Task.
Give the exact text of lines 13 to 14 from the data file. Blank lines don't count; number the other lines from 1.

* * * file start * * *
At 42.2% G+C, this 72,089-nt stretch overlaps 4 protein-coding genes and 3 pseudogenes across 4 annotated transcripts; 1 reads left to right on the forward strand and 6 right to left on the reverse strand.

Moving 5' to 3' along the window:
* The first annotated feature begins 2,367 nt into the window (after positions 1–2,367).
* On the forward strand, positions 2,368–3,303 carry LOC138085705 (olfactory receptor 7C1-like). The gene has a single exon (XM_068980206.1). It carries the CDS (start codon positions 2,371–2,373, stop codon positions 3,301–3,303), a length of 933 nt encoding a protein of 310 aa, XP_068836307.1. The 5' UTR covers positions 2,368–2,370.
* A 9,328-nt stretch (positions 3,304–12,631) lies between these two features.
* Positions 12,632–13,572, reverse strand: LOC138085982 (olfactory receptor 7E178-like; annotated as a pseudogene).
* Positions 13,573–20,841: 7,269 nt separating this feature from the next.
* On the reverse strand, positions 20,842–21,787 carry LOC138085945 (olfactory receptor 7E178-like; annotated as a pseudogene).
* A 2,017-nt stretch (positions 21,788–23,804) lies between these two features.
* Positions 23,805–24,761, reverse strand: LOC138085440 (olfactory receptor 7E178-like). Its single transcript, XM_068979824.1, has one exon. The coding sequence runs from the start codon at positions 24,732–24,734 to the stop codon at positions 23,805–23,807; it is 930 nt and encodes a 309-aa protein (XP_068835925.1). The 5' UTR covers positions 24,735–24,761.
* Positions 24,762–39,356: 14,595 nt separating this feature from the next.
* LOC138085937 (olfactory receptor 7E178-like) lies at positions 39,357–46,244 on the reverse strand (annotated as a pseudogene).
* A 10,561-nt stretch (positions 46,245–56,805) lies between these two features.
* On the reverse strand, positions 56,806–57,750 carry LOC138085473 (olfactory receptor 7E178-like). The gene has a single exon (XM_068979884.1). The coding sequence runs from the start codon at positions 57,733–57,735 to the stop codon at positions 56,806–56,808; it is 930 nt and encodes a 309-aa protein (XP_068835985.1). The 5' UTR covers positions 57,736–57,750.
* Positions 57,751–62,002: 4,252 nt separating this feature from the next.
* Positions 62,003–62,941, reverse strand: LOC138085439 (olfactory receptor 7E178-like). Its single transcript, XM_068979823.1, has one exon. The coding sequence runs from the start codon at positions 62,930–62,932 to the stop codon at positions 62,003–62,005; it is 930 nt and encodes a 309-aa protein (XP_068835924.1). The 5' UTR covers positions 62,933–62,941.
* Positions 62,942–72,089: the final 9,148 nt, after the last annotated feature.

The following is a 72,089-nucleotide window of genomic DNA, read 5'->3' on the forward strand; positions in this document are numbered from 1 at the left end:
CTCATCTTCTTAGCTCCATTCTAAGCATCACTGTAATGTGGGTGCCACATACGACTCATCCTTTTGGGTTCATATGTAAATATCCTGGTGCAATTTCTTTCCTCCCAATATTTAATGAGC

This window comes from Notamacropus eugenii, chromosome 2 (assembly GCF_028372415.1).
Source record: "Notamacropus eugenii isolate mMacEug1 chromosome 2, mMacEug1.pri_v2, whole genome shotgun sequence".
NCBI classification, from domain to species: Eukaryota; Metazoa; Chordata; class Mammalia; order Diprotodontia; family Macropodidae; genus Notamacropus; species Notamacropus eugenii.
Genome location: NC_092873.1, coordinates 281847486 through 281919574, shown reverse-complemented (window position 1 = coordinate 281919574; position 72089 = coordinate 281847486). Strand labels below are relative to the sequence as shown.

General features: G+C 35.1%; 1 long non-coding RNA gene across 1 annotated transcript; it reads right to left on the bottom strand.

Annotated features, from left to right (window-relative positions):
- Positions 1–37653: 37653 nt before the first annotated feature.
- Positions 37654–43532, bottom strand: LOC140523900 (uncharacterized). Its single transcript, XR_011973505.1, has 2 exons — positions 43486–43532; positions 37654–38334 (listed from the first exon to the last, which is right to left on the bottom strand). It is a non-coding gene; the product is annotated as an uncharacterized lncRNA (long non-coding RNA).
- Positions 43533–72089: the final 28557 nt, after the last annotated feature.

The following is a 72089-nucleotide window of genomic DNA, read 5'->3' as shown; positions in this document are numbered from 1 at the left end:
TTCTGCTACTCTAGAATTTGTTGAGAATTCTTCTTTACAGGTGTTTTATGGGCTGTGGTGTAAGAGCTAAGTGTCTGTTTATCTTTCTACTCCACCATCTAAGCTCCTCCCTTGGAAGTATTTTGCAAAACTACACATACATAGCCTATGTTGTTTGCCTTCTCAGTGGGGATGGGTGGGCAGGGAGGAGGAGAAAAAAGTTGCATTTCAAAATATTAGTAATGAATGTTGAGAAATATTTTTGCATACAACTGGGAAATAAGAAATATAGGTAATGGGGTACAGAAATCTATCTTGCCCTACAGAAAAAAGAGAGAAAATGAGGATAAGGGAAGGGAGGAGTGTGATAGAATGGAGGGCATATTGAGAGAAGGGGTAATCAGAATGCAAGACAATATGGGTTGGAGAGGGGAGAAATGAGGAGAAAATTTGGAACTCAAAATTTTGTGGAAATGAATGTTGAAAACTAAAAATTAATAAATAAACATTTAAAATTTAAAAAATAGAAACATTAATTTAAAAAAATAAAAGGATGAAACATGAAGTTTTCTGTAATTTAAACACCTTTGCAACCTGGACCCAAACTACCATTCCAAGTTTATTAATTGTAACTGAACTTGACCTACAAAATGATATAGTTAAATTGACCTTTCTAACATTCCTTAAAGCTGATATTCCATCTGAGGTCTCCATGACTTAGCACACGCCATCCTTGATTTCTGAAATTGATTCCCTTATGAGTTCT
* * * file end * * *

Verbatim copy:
* A 10,561-nt stretch (positions 46,245–56,805) lies between these two features.
* On the reverse strand, positions 56,806–57,750 carry LOC138085473 (olfactory receptor 7E178-like). The gene has a single exon (XM_068979884.1). The coding sequence runs from the start codon at positions 57,733–57,735 to the stop codon at positions 56,806–56,808; it is 930 nt and encodes a 309-aa protein (XP_068835985.1). The 5' UTR covers positions 57,736–57,750.